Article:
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Bone Marrow Transplant. 2016 Mar;51(3):398-402. doi: 10.1038/bmt.2015.294. Epub 2015 Dec 7.

Immunoablation and autologous hematopoietic stem cell transplantation in the treatment of new-onset type 1 diabetes mellitus: long-term observations.

Author information

1
Department of Hematology, Oncology and Internal Medicine, Medical University of Warsaw, Warszawa, Poland.
2
Department of Internal Medicine, Diabetology and Endocrinology, Central Hospital, Ministry of Internal Affairs and Administration, Warszawa, Poland.
3
Mossakowski Medical Research Centre, Polish Academy of Sciences, Warszawa, Poland.

Abstract

The activity of the autoimmune mechanism underlying type 1 diabetes mellitus (T1DM) can be suppressed when immunoablation and autologous hematopoietic stem cell transplantation (AHSCT) are applied early in the course of the disease. We report here a single centre experience with this treatment modality. Twenty-four patients underwent a AHSCT preceded by immunoablative conditioning with high-dose cyclophosphamide and anti-thymocyte globulin. During the 52-month median time of follow-up 20 out of 23 patients (87%) remained for at least 9.5 months without the use of exogenous insulin. The median time of T1DM remission for these patients was 31 months (range of 9.5-80 months). Among the patients available for follow-up (n=20), four remain insulin free (for 80, 61, 42 and 34 months). The average glycated hemoglobin (HbA1c) concentrations were 10.9% at diagnosis, 5.9% at 1 year, 6.4% at 2 years, 6.8% at 3 years and 7.1% at 4 years after AHSCT. No severe complications of diabetes were seen, however one of the patients died of pseudomonas sepsis in the course of neutropenia after AHSCT. AHSCT leads to a remission of T1DM with good glycemic control in the vast majority of patients, with the period of remission lasting over 5 years in some patients.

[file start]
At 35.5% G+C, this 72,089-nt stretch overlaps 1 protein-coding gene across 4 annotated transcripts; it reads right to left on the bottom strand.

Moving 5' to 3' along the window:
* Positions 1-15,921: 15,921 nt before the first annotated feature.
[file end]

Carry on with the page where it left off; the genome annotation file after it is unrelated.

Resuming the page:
PMID:
26642342
DOI:
10.1038/bmt.2015.294
[Indexed for MEDLINE]

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